Still, union workers at the Minneapolis plant said that they found the measure unfair, especially since many of the workers had worked at the facility for more than a decade and had always provided for their spouses. It remains unclear when the impasse will settle.
GAF is a subsidiary of GAF Materials Corp, which supplies roofing shingles and other building products to Home Depot stores across the country.
Say it’s not so!
A third of employees inhale lunch at their desks on a daily basis.
Another 16 percent skip lunch all together. That’s a combo that can make for some cranky stressed out workers.
These hungry tidings come to us courtesy of a recent survey of 751 workers who took a break long enough to answer questions about their work habits. The poll was conducted online last month by Right Management, the Minneapolis-based employment consulting arm of Manpower Group.
Much to the horror of work-wellness advocates and nutritionists, the survey found that only 35 percent regularly take a real lunch break.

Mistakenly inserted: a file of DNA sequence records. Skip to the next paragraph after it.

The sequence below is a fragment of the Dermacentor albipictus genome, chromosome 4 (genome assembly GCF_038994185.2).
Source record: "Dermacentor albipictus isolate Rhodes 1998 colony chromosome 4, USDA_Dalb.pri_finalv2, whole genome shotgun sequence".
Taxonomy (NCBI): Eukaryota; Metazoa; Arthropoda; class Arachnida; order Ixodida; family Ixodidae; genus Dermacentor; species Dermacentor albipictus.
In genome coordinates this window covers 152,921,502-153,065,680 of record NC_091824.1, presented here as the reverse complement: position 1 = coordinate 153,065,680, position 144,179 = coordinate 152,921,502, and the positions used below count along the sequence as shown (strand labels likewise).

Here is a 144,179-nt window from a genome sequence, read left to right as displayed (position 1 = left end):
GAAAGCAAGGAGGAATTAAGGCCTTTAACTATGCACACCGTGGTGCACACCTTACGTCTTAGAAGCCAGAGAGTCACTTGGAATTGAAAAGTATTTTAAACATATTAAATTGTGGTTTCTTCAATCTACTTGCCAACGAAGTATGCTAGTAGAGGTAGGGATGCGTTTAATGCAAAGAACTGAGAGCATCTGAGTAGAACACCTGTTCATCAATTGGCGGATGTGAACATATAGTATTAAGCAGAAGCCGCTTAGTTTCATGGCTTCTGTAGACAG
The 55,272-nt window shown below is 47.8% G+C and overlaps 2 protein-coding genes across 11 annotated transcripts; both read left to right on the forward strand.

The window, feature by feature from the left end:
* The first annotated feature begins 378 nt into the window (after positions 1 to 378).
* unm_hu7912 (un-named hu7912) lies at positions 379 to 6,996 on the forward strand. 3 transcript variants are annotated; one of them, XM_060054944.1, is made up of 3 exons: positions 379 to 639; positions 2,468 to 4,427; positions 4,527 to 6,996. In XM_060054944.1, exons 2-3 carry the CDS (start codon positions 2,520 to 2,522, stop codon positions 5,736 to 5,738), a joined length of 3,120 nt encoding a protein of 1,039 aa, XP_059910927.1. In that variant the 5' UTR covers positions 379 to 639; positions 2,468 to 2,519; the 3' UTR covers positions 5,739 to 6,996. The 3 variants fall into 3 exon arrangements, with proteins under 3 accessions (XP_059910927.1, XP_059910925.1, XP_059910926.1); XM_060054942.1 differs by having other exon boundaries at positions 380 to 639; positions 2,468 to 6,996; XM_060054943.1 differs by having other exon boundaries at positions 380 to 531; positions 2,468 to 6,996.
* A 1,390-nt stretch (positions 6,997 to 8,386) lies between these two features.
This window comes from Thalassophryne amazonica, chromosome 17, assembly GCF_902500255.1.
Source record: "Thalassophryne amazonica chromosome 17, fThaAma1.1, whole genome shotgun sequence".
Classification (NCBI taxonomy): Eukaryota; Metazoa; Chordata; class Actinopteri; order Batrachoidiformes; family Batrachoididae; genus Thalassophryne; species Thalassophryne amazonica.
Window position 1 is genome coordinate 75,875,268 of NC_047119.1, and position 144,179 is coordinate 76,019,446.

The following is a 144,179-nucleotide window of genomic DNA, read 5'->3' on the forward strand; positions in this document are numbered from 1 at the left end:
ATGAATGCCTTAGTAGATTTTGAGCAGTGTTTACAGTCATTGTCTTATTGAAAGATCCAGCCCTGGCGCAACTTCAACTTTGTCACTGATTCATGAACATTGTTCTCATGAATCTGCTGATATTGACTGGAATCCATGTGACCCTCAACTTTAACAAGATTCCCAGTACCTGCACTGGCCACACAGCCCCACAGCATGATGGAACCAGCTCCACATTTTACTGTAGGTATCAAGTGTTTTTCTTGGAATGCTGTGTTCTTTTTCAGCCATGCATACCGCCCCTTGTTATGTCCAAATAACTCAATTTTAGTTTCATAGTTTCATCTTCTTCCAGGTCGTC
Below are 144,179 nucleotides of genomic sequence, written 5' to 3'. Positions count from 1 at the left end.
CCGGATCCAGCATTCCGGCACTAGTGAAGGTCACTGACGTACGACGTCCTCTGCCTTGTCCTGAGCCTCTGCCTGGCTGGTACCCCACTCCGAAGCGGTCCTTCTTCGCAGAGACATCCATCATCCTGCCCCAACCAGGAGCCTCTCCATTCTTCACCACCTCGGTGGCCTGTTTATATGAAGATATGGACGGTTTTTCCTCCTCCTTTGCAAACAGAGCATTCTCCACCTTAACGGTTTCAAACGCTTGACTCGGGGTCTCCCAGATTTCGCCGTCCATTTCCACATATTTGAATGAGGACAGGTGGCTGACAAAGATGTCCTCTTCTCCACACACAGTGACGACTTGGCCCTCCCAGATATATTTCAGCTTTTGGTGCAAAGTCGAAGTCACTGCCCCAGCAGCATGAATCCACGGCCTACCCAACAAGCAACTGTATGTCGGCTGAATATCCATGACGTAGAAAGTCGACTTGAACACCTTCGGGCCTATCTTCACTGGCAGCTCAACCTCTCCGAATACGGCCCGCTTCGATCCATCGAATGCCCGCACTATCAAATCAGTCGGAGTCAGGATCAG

Another 34 percent of respondents said they only ate at their desks. Fifteen percent only took a lunch break “from time to time,” while 16 percent admitted that they rarely parted their pearly whites to nibble while at the office.
Employment experts and wellness advocates are fretting about the trend.
“Sure workers may feel devoted to their work, which is fine. But given the level of stress in today’s workplace, I wonder if the reluctance to take a break is an expression of devotion or a negative consequence of the unrelenting pressure some organizations are exerting on their workforces to get more done with fewer resources,” said Right Management Senior Vice President Michael Haid. “We have to ask if we have gone too far.”
I’d certainly say so. So do yourself a favor. Take a real break. Maybe even find 15 minutes to munch outside. It just might clear the mind and make you more productive.